homeWelcome, sign in or click here to subscribe.login
     


 

 

Architecture & Engineering


print  email to a friend  reprints add to mydjc  

March 21, 2019

First look at Frank Gehry's ‘anonymous' Building X for Facebook in Redmond

By BRIAN MILLER
Journal Staff Reporter

Renderings by Gehry Partners [enlarge]
The five-story structure will have about 351,000 square feet of office and lab space.

Facebook paid $20 million in December 2017 for the over 15-acre Crane Electronics property at 10201-10301 Willows Road N.E. in Redmond.

Reports surfaced last year that the company would raze the two existing office buildings, which date from 1984, and build what has become known as Building X. It will occupy the north portion of the property, at 10301 Willows Road, on about 9 acres. There's no plan announced yet for the south portion at 10201 Willows Road.

Building X has its first city design review tomorrow. Gehry Partners, led by Frank Gehry, is designing the project. Gustafson Guthrie Nichol is the landscape architect. CPL is the engineer. No general contractor has been announced, and the city of Redmond's permit website doesn't list the project.

Puget Sound Business Journal reported last September that the goal was to break ground this June, with completion by 2022.

The five-story building will total around 689,000 square feet, about half of which is parking. Three-and-a-half of those levels will have structured parking for 807 vehicles. The site slopes down to Willows Road, with one level divided between parking and offices.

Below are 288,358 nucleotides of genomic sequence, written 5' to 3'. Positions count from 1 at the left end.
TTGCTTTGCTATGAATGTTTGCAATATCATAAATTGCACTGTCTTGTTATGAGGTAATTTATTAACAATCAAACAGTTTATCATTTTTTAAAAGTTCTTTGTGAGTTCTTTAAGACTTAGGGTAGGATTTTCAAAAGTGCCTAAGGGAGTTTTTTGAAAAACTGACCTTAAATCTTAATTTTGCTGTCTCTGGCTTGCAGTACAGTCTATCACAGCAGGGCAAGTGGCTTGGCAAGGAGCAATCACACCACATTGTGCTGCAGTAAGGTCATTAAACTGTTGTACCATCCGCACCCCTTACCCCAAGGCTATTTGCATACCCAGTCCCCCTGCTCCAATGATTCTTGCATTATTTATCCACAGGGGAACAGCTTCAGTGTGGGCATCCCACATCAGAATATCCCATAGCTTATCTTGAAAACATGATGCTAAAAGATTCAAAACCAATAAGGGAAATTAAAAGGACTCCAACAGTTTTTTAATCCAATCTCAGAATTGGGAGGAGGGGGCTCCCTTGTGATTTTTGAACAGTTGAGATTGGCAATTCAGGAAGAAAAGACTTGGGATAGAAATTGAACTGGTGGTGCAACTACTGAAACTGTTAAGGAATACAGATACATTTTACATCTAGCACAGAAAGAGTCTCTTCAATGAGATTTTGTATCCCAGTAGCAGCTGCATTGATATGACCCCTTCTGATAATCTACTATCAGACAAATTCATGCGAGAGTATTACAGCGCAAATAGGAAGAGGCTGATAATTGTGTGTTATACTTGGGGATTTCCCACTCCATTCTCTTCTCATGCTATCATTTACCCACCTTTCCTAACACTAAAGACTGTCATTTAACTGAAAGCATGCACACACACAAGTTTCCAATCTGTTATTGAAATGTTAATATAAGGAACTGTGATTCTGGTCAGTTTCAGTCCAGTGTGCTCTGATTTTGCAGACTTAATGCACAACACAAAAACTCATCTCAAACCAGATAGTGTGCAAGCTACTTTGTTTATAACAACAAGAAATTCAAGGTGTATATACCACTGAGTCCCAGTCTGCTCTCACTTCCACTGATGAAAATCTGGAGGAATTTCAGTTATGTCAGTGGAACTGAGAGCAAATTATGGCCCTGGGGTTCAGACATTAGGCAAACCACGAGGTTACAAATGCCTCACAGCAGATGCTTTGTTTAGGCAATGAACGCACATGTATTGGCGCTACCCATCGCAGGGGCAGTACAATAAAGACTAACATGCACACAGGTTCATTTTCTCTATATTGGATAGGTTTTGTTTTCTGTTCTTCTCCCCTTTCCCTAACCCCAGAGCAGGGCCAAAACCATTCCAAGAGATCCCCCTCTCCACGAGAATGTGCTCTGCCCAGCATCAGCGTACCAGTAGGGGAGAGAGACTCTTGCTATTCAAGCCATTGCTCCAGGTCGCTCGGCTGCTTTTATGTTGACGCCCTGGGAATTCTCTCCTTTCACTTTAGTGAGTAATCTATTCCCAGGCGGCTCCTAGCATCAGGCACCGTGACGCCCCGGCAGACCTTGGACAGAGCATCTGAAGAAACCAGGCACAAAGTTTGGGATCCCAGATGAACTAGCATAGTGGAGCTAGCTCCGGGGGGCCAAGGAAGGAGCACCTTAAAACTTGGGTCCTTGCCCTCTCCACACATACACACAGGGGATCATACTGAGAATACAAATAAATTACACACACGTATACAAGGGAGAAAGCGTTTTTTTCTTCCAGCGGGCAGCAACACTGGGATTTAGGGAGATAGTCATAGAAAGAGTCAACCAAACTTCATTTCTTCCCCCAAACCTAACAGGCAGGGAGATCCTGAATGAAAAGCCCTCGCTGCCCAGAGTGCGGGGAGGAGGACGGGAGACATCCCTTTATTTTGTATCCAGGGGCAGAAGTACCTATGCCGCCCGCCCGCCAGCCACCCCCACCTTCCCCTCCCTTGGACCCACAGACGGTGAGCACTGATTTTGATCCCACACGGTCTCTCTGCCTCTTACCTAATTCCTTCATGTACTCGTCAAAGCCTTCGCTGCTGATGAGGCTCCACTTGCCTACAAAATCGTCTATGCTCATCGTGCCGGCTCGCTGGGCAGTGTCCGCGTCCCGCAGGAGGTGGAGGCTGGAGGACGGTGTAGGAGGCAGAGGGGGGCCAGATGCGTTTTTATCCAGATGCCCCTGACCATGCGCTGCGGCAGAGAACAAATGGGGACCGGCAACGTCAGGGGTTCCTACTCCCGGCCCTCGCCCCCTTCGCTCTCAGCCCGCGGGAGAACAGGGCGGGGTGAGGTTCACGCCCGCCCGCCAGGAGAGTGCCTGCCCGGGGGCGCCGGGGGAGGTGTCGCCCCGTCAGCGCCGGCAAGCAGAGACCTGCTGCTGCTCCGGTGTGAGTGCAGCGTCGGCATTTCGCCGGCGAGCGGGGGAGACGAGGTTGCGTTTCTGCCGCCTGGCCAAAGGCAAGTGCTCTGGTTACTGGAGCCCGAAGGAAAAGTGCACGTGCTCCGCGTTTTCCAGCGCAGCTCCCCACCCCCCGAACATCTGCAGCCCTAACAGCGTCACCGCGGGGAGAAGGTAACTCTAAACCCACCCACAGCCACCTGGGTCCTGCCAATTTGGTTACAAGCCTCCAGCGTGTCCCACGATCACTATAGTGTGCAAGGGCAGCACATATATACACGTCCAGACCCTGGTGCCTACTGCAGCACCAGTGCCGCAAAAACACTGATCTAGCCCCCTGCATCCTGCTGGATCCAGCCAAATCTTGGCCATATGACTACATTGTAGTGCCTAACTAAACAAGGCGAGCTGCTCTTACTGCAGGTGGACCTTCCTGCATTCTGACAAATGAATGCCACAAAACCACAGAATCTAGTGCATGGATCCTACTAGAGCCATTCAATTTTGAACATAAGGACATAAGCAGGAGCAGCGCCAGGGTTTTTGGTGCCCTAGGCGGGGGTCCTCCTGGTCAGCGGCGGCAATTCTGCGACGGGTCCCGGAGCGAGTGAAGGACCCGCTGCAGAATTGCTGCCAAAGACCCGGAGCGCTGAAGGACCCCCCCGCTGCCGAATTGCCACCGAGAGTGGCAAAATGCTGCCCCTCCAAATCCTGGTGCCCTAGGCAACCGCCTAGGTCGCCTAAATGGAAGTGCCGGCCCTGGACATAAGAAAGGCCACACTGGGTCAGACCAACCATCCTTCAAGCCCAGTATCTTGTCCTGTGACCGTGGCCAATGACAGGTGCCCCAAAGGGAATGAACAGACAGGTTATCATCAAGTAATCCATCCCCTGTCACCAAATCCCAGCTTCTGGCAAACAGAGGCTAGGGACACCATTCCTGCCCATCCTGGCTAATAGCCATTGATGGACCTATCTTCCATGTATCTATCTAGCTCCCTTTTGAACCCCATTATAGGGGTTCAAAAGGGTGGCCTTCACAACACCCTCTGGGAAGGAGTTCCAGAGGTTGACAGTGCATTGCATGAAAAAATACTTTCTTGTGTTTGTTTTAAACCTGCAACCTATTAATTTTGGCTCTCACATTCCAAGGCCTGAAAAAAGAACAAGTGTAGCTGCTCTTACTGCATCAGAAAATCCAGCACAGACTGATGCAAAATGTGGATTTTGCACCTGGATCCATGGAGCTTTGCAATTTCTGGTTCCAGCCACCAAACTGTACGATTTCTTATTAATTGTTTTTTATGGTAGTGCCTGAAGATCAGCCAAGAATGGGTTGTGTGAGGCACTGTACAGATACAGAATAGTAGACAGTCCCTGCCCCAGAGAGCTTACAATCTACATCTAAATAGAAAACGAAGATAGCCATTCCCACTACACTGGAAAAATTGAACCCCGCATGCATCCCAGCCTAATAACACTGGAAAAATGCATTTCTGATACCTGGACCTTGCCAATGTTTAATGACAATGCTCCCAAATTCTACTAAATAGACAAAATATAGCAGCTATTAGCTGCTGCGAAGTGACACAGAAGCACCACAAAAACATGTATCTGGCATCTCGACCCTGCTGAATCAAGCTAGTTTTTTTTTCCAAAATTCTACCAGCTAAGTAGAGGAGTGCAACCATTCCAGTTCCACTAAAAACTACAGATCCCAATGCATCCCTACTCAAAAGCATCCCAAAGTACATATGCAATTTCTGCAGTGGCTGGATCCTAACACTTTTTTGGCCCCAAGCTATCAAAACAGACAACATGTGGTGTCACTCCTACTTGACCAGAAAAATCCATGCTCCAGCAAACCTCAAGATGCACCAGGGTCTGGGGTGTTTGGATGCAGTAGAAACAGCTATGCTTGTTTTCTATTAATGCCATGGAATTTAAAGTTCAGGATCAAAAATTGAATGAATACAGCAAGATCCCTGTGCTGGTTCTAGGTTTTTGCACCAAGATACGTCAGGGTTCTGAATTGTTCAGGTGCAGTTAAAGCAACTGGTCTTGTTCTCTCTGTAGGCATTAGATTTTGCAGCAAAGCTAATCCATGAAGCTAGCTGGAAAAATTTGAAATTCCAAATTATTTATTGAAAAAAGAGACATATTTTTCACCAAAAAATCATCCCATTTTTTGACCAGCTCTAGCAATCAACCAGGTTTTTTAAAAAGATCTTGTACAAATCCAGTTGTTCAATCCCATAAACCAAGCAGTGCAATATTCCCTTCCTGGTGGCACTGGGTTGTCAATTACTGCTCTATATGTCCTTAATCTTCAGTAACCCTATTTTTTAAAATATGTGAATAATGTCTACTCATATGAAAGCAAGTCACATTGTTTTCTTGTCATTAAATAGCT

The top three levels of offices and lab space will total about 351,000 square feet. Floors four and five look to have plates with roughly 120,000 square feet each.

Skylights and an atrium will connect all three office levels, as will an internal open stair. This “supports Facebook's goal of promoting employee interaction. The atrium will facilitate the passage of natural light from the skylights into every floor of the office.”

Gehry is famous for eye-catching projects like Seattle’s MoPOP, but Facebook CEO Mark Zuckerberg told the architect he didn’t want a flashy, iconic building.

Gehry Partners writes, “Building X is a laboratory for engineers at Facebook Reality Labs. The lab team asked for a building like Bell Labs … the great building that Eero Saarinen designed in New Jersey.”

Facebook Reality Labs and Oculus create virtual reality and augmented reality products.

Gehry Partners continues, “When Frank first met with (Facebook CEO) Mark Zuckerberg, Mark told him he did not want a flashy, iconic building. He wanted a building that functioned well, but that was anonymous. He wanted an architecture that expressed the company's values: modest, forward-looking, unfinished, a work in progress, very flexible, and most of all a building that would fly under the radar.”

Building X will be a little over 76 feet tall. The project will target Salmon-Safe certification and LEED silver certification, and meet Redmond's Green Building Incentive Program.

As part of GGN's landscape plan, native plans will be restored. Gehry Partners says, “The intent is to return as much of the site as possible to its natural state by removing non-native plant material and replacing it with native species.” Only eight of 47 mature trees will be removed.

Facebook has been steadily increasing its presence both along Willows Road and in South Lake Union. And there are rumors of leasing interest at the Spring District in Bellevue.

Gehry Partners says that it's also now constructing a third building for Facebook at its Menlo Park Campus. Last year it completed the second building, MPK 21, with 524,000 square feet. MPK 21 targeted LEED gold certification, and has many green features including solar panels, which are not currently indicated for Building X.

The firm has two other buildings in our area. The first is Dexter Station, where Facebook leases about 335,000 square feet. Capstone Partners completed that building, at 1101 Dexter Ave. N., in 2016.

The second is MoPOP, or the Museum of Pop Culture, which opened in 2000 on the Seattle Center campus as the Experience Music Project. It was founded and developed by Paul Allen.




Email or user name:
Password:
 
Forgot password? Click here.